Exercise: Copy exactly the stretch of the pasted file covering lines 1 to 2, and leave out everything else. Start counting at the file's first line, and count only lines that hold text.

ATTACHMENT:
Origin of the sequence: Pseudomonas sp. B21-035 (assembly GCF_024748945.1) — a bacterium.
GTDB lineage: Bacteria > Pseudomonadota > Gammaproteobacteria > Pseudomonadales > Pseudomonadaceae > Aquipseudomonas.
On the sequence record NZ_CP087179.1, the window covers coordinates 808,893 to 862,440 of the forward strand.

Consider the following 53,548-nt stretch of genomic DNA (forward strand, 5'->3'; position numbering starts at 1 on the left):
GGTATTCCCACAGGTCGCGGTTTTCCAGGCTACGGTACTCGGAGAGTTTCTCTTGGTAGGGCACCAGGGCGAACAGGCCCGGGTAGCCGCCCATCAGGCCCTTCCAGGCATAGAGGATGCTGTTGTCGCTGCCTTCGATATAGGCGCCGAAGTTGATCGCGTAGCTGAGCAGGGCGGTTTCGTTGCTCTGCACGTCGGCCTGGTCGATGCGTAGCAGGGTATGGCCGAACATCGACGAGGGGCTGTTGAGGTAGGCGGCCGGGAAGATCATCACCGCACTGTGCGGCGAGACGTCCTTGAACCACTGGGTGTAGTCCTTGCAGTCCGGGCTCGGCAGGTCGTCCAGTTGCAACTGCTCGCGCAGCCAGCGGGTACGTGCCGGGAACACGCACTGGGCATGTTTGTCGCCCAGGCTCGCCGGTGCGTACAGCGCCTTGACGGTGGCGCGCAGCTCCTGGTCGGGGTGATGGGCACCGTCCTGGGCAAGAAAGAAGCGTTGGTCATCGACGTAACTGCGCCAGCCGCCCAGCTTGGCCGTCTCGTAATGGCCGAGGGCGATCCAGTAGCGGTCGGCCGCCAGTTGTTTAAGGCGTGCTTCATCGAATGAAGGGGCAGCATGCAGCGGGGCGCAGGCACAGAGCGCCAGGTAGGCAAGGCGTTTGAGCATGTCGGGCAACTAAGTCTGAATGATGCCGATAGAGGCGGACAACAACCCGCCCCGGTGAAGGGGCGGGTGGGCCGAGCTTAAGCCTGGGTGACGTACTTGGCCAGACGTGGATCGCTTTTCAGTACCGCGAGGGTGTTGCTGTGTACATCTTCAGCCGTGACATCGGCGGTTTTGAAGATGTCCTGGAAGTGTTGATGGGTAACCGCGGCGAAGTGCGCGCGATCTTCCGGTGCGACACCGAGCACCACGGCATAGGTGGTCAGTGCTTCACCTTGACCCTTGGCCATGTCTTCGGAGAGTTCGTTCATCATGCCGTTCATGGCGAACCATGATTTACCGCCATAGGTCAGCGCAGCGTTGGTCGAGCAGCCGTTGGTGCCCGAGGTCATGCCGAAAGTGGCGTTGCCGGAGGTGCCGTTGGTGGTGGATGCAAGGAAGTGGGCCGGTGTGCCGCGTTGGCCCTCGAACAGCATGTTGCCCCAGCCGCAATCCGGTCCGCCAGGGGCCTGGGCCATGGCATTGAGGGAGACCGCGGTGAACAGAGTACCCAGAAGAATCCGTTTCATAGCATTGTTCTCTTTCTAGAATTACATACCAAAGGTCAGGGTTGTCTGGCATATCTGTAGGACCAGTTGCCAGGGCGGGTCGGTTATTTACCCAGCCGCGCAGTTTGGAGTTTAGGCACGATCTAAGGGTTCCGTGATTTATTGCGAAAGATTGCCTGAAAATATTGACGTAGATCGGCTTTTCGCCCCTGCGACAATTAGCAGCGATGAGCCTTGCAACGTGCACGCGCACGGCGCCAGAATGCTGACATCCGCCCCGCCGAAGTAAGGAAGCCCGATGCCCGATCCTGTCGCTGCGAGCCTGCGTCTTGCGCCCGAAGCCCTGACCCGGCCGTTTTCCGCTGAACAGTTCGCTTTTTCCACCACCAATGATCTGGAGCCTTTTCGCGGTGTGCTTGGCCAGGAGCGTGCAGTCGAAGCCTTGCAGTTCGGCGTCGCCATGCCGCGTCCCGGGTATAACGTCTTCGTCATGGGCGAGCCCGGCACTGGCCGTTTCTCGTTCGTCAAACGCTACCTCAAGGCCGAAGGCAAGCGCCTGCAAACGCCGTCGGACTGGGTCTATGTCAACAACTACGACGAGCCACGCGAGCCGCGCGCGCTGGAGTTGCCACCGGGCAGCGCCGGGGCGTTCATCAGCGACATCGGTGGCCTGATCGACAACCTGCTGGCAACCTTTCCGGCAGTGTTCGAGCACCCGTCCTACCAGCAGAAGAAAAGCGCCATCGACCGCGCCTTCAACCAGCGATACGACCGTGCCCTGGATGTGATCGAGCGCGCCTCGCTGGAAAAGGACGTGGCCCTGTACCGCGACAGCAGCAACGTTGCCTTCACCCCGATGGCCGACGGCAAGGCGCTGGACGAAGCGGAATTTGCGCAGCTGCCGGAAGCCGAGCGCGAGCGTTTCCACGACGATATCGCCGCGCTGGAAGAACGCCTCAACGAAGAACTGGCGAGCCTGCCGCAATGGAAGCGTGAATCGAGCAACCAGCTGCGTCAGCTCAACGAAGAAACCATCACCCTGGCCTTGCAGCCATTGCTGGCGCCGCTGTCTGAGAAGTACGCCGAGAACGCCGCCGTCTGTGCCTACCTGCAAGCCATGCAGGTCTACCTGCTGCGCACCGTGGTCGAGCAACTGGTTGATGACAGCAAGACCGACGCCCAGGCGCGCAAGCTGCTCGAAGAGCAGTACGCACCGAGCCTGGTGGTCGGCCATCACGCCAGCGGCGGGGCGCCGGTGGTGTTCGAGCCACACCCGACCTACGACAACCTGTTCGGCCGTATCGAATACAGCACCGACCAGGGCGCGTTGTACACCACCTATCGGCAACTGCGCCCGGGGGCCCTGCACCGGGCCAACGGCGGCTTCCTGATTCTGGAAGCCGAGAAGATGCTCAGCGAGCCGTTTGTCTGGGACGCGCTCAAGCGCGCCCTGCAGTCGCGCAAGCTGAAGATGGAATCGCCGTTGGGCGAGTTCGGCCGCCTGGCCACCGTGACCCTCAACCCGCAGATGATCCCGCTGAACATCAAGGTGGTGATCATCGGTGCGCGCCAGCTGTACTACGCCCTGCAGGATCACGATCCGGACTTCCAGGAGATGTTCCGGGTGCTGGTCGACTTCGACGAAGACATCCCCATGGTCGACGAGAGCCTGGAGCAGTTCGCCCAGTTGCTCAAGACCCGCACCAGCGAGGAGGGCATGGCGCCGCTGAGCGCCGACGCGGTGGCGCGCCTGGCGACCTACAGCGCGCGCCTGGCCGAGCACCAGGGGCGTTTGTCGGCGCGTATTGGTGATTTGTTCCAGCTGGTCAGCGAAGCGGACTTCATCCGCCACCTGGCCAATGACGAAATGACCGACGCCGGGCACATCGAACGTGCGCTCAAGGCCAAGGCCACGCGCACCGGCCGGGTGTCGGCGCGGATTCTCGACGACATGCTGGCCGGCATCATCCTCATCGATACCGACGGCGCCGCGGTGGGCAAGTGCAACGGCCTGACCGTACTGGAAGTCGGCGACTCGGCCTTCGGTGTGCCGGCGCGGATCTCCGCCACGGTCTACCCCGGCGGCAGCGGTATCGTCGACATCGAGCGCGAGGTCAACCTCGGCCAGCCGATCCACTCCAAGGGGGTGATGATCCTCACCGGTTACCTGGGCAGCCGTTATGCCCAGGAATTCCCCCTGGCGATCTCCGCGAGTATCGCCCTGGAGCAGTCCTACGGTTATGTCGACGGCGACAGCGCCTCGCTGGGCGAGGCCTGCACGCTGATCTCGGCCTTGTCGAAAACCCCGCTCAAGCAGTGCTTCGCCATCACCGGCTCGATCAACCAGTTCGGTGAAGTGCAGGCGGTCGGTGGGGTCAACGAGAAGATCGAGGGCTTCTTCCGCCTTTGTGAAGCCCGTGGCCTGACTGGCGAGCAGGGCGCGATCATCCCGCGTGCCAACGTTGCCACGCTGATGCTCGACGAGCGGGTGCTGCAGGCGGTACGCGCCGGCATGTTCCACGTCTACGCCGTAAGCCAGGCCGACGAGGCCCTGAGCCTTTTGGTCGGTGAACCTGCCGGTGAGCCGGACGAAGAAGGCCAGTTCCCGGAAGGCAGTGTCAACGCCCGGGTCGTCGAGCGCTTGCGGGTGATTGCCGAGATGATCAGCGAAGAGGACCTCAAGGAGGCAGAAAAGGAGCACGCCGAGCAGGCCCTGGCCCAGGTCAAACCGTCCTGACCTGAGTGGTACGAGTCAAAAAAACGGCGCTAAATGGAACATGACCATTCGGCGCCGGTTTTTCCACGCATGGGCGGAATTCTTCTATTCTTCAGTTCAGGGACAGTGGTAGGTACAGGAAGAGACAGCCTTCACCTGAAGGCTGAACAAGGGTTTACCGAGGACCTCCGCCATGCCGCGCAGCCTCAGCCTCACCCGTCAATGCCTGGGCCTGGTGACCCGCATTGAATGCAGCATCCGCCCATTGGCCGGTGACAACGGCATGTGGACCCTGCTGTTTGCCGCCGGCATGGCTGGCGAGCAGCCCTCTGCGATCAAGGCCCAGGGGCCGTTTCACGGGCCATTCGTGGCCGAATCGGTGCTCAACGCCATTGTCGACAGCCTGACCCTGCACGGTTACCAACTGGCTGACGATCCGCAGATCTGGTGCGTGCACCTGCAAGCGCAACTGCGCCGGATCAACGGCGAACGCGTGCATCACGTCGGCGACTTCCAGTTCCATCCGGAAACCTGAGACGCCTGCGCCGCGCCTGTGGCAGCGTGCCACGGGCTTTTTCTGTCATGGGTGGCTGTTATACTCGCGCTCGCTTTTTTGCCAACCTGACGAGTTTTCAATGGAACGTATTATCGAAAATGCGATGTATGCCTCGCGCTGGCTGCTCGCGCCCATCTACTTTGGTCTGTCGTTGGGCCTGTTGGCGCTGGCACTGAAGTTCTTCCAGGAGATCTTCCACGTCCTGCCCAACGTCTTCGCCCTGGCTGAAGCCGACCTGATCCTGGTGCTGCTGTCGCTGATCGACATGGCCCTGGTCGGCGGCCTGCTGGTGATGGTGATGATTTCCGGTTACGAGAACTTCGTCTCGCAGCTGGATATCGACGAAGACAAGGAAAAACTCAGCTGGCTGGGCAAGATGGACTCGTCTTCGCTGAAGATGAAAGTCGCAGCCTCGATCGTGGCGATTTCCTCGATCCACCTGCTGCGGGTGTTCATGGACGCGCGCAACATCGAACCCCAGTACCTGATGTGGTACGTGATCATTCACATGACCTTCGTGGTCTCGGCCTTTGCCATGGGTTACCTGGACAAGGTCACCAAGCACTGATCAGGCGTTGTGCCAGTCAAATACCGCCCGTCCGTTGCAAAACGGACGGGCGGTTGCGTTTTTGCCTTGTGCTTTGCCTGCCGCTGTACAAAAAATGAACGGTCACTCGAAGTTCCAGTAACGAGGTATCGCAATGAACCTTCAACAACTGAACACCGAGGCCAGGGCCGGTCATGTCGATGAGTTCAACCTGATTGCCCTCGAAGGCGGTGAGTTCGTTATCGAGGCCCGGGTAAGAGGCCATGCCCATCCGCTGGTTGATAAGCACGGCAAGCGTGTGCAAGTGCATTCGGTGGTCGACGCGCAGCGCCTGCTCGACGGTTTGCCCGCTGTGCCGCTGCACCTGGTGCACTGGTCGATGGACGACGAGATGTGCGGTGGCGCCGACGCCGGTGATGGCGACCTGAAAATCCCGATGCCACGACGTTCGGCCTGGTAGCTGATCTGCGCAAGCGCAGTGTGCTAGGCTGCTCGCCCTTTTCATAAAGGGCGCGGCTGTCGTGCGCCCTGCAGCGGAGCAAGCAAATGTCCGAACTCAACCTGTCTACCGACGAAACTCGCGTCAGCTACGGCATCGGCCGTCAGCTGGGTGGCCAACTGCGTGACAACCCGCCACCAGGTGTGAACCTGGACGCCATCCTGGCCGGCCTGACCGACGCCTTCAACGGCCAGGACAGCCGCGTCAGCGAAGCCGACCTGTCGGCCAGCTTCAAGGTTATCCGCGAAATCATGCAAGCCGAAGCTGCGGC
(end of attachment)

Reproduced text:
Origin of the sequence: Pseudomonas sp. B21-035 (assembly GCF_024748945.1) — a bacterium.
GTDB lineage: Bacteria > Pseudomonadota > Gammaproteobacteria > Pseudomonadales > Pseudomonadaceae > Aquipseudomonas.